Summer reading list: biographies by Lee Randall

Lee Randall, senior feature writer for The Scotsman and biography fan guest blogs today with her favourite biographies to pack for your summer holidays.

Asking a Libra to pick her favourite anything is cruel. We’re not symbolised by a set of scales for nothing! Back and forth we go. Oh THIS one, no wait! THIS one, oh hang on a minute. . .You get the picture. But I’ll give it a shot, with the understanding that a month from now I might give different, equally heartfelt answers.

When I started talking to Amanda about books, I confessed to a love affair with biographies (and their ilk). They’re a gossip lovers ideal art form! Chock full of plots and sub-plots, they’re endlessly revealing about the sometimes unexpected connections between people: this actress married that author’s second cousin, who slept with the dancer who went on to inspire so and so’s masterpiece. And all the excitement unfolds in recognisable settings, rather than Narnia, so I can go off and retrace their steps. I become so invested in these lives that it’s not unusual to find me in tears when the subject inevitably dies, even though I’ve known all along that this person was no longer among the living.

Here are five biographies I hugely admire. I reviewed the first two for The Scotsman:

The Model Wife, by Suzanne Fagence Cooper is the story of Effie Millais (nee Gray), possessor of the most speculated-about pubic hair in all of history. She was the ill-fated bride of John Ruskin, a man who managed to be brilliant and an idiot at the same time. Infamously – and to Effie’s great frustration – they never had sex, not once, in six years of marriage. Her relationship with Millais was much more passionate, and produced the children she longed for. Cooper’s book reads like a potboiler, but retains its scholarly credentials, thanks to her access to primary source material. It’s an astonishing story populated by out-sized personalities. I couldn’t put it down.

War Paint: Helena Rubinstein and Elizabeth Arden, Their Lives, their Times, their Rivalry, by Lindy Woodhead. This dual biography isn’t merely the tale of two impressive female entrepreneurs, but the story of the rise of the beauty industry, which was small and incestuous back in the day. As I said in my review: “All the world loves a cat fight, especially if the adversaries are well matched, and this exposes every scratch and hiss of a rivalry that consumed the cosmetics industry for most of the 20th century.” I guarantee that anyone who’s ever worn lipstick will love this book.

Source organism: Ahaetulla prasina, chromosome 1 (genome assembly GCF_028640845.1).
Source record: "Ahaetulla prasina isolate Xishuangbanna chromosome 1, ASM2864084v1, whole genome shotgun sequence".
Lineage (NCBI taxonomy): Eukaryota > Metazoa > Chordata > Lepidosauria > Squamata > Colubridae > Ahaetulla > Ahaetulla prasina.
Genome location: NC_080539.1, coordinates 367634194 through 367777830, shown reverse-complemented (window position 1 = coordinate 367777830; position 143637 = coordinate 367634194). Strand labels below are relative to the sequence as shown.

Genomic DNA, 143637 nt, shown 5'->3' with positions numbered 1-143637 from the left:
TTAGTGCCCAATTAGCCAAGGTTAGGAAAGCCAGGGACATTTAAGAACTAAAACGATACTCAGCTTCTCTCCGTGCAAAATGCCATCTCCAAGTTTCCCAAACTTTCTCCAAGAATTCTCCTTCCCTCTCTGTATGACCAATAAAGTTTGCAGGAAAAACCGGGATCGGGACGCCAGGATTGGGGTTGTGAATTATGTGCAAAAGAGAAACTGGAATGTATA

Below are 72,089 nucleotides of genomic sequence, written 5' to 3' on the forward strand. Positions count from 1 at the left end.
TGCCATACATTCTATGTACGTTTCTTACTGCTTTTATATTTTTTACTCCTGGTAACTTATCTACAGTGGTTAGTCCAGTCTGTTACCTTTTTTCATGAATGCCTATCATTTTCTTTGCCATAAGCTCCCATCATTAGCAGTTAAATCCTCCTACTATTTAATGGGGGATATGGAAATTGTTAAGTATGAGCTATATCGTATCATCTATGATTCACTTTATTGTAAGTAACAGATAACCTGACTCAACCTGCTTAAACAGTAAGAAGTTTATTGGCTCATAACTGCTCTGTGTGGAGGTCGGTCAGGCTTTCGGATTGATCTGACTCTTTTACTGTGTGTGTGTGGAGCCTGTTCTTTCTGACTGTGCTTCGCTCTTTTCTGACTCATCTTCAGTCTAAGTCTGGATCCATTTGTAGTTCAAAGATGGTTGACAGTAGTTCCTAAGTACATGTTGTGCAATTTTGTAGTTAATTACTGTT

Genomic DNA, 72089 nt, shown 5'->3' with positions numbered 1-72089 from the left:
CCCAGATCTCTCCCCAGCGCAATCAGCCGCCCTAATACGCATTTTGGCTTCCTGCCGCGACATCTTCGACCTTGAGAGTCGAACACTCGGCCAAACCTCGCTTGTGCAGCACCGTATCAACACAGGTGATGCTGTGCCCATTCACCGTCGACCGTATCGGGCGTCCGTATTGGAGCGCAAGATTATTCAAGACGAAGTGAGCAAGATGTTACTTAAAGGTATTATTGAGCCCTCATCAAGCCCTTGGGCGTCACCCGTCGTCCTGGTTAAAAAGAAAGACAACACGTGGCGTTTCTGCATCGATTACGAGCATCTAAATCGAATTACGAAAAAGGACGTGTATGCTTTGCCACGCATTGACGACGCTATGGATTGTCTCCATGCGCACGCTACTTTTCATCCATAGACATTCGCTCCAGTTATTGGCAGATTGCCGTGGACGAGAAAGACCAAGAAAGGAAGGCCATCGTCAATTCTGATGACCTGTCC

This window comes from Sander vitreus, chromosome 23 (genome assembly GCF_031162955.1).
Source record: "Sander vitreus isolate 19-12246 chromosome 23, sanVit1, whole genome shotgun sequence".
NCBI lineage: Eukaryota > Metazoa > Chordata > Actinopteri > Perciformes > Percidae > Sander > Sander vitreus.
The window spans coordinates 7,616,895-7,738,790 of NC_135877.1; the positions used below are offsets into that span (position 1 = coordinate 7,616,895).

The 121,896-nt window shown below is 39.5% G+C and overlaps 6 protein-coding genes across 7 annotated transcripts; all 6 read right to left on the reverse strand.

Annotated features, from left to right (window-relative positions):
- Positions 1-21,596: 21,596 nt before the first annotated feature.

Clara Bow Runnin’ Wild, by David Stenn takes us back to the Roaring Twenties, when the film industry moved out of New York and headed for sunny Hollywood. Clara Bow was the original sex symbol, dubbed the “It” girl by F Scott Fitzgerald. But she came from a troubled Brooklyn home and a family beset by insanity. Stenn makes a strong and sympathetic case for her probable mental illness (schizophrenia is mooted), but doesn’t skimp on the lurid tales we all not-so-secretly love, including drug abuse and affairs with men like screen God Gary Cooper. Riveting reading.

Cyril Connolly: The Life and Times of England’s Most Controversial Literary Critic, by Clive Fisher. Another book in which promiscuity features heavily – all the more extraordinary since Connolly looked like a chubby bulldog. But boy, could he pull! Proof, if any were needed, that women really appreciate brains and a good sense of humour. As is often the case, I came to this after reading a memoir by his ex, Barbara Skelton. I enjoy getting multiple perspectives. Connolly was one of England’s most erudite and interesting men – and one of the most entertainingly badly behaved.

Huxley in Hollywood by David King Dunaway. See what I did there – combined my fascination with authors with my passion for Hollywood’s golden era! But seriously, it’s a great book about an intriguing man. What’s stuck all these years –I’ve just discovered a page full of notes made at the time of reading – is the description of Huxley’s behaviour as wife Maria lay dying of cancer. Huxley read to her from the Tibetan Book of the Dead, guiding her lovingly into death. He sat at her bedside night and day, reminding her of the things she loved and helping her transform those memories into “the light of peace and the love at the heart of all things.” Nor did he stop when she slipped into a coma, continuing to speak to her departing spirit. Gut-wrenching and inspiring stuff

Lee Randall.

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